Mid-America Business Conditions Index
August survey results at a glance:
• Business conditions index dips to lowest level of the year
• Job creation was the slowest in more than four years
• Business confidence tumbled for the month
• Inflation gauge still on the rise
Mid-America Leading Economic Indicator Drops to Lowest Level of the Year: Survey Indicates Hint of Recession
Inflationary pressures at the wholesale level remained high as the overall index for the Mid-America region declined to its lowest level of the year, according to the August Business Conditions survey of supply managers and business leaders in the nine-state region.
The Business Conditions Index, a leading economic indicator, dipped to 56.0, its lowest level of the year from July’s healthy 57.8. “I was surprised at the strength of the August survey given that it was conducted after the recent credit crunch. Even so, we are tracking slower growth with the downward trend matching pullbacks we recorded prior to the 2001 recession. At this point-in-time, it is too early to report an imminent recession, but it is clear that we are heading into a period of much slower growth,” Creighton University Economics Professor Ernie Goss said today.
"On the positive side, very healthy farm income and biofuels production have supported growth in the regional economy with the expansion fueling growth for many industries including trucking and railroads shipping output and ethanol waste. However, the negative spillovers from the mortgage crisis and housing pullbacks will restrain regional growth to unacceptably low levels," said Goss, director of Creighton’s Economic Forecasting Group and the Jack A. MacAllister Chair in Regional Economics.
The prices-paid index, which tracks the cost of raw materials and supplies, rose slightly to 71.7 from July’s 70.4. Over the past several months the index has indicated waning, but still elevated, inflationary pressures at the wholesale level.
“While the futures market has priced in a 100 percent likelihood of a rate cut at the Sept. 18 meeting of the Federal Reserve’s Open Market Committee, I still think there is room for the Fed to hold off on reducing short-term interest rates. Inflationary pressures recorded in our survey and other surveys are too high for a rate cut during normal times, but these are not normal times. Slowing growth accompanying the downturn in the housing sector and mortgage defaults will likely push the Fed to lower rates by a quarter of a percentage point at its next meeting,” said Goss.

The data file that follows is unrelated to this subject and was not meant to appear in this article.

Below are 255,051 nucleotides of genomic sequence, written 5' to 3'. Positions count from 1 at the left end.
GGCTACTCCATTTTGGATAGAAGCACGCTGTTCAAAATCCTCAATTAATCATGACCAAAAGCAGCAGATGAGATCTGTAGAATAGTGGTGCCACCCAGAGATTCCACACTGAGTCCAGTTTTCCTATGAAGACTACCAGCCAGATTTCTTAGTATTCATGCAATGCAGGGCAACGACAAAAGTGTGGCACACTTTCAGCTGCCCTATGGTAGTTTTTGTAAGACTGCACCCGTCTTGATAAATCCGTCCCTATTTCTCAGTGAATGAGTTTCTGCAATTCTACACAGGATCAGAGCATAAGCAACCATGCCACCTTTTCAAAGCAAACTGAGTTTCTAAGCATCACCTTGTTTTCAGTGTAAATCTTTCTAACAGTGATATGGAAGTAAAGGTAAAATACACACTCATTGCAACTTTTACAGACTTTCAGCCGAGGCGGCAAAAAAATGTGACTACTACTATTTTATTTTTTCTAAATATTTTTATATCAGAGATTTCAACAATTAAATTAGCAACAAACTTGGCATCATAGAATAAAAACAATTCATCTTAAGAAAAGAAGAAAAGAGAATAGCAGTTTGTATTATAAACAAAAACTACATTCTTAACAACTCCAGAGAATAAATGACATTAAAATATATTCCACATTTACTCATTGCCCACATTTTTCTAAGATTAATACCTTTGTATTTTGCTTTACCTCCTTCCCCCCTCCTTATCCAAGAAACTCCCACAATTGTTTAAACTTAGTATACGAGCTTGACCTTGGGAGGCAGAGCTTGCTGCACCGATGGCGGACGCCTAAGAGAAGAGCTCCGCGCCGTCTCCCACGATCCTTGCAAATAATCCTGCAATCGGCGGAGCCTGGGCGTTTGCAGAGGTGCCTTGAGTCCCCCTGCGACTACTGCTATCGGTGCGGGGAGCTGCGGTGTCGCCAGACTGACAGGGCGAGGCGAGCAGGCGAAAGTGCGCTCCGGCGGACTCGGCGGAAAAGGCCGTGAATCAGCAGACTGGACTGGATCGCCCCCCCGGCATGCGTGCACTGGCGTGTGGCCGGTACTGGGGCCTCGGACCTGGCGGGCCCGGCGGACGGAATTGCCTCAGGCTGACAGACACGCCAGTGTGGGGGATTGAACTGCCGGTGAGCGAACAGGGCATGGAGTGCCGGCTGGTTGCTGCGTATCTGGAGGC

Looking ahead six months supply managers’ economic optimism, captured by the confidence index, declined to 51.7 from July’s 53.3. “Our survey was conducted after the recent credit crisis. It is evident that the August mortgage upheaval had a significant negative influence on survey participants’ economic outlook. The August reading is only slightly above the 51.4 recorded in August 2001 before the recession,” said Goss.
The August employment index for August plunged to 50.0, its lowest level in more than four years and was down from July’s healthy 57.4 and June’s 59.0.
“I expect job growth in the fourth quarter for the region to be weak with a potential net loss of jobs. The kinks in the national economy, driven by the housing downturn and increasing mortgage defaults, are now restraining job growth in the Mid-America region. Rate cuts by the Fed will likely avert significant losses,” said Goss.
Trade numbers weakened for August. New export orders slumped to 51.6 from July’s 56.8. Imports declined slightly to 56.9 from 57.0 in July and 60.4 in June. The weak dollar, especially against the Euro, making foreign goods more expensive in the United States has pushed import growth lower. At the same time, imports from Asia, along with high oil prices, have kept imports significantly above growth neutral.
Other components of the month’s Business Conditions Index were new orders at 58.3, down from July’s 58.9; production at 59.4, down from 62.7; inventories at 55.4, up from 53.7; and delivery lead time at 53.8, up from 50.9.
The Creighton Economic Forecasting Group has conducted the monthly survey of supply managers in nine states since 1994 to produce leading economic indicators of the Mid-America economy. States included in the survey are Arkansas, Iowa, Kansas, Minnesota, Missouri, Nebraska, North Dakota, Oklahoma and South Dakota.
The Institute for Supply Management, formerly the Purchasing Management Association, began to formally survey its membership in 1931 to gauge business conditions. The Creighton Economic Forecasting Group uses the same methodology as the national survey.
The overall index, referred to as the Business Conditions Index, ranges between 0 and 100. An index greater than 50 indicates an expansionary economy over the course of the next three to six months.
For historical data and forecasts visit our website at: http://www.creighton.edu/business/economicoutlook/
For ongoing commentary on recent economic developments, visit our blog at: www.economictrends.blogspot.com.